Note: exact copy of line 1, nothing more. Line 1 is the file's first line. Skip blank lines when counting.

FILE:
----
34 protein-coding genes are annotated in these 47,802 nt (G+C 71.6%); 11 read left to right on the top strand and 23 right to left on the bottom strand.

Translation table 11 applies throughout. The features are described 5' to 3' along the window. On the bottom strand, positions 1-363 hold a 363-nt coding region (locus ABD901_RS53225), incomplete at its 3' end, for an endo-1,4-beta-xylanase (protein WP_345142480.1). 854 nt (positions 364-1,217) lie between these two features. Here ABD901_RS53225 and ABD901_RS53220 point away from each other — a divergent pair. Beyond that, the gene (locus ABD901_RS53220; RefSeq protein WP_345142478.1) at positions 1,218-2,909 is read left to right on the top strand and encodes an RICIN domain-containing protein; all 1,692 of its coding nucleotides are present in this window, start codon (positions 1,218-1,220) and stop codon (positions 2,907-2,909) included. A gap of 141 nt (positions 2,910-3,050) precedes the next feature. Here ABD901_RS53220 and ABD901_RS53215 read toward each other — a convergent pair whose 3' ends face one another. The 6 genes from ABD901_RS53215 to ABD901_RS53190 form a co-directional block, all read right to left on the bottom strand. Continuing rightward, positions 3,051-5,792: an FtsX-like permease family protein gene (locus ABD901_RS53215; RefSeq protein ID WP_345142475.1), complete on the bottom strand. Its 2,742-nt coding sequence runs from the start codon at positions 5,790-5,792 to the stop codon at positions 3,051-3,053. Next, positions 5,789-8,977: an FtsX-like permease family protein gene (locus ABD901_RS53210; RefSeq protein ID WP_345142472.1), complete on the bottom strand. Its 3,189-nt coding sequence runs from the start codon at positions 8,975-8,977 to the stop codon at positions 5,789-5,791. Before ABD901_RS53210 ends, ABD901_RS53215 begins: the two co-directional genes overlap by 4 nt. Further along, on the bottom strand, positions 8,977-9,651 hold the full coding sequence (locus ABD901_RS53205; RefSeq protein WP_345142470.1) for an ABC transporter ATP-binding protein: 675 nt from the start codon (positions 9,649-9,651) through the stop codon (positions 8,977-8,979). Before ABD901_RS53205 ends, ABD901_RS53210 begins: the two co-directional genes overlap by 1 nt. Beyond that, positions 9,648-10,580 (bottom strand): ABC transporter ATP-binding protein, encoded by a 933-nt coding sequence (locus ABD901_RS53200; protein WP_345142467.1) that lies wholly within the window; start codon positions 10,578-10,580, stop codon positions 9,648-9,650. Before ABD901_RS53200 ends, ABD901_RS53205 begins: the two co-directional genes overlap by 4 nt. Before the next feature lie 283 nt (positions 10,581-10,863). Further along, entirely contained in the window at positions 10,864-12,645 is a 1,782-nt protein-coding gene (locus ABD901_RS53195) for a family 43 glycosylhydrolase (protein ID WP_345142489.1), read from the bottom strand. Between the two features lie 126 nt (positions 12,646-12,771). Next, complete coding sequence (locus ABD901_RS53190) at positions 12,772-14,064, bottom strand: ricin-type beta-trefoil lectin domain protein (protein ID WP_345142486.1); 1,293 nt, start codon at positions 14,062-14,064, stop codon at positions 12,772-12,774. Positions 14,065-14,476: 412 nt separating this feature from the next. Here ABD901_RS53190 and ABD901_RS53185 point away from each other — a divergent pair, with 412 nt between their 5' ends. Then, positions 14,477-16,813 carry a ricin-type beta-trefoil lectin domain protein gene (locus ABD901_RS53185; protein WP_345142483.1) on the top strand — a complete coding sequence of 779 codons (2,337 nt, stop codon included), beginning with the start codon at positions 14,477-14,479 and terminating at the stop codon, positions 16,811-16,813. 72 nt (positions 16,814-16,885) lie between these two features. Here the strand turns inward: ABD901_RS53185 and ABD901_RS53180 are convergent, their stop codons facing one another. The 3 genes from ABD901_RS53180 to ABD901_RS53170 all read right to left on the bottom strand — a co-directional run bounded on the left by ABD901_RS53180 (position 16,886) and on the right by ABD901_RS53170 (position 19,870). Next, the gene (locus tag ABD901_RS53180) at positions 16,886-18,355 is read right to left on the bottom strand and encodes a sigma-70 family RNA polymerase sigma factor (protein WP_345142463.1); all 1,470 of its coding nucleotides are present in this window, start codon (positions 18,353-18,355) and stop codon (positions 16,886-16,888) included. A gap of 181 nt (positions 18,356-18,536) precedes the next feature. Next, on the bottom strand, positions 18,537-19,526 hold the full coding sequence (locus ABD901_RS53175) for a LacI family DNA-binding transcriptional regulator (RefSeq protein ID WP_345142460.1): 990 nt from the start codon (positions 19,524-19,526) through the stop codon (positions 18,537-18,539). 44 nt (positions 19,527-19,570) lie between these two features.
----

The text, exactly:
34 protein-coding genes are annotated in these 47,802 nt (G+C 71.6%); 11 read left to right on the top strand and 23 right to left on the bottom strand.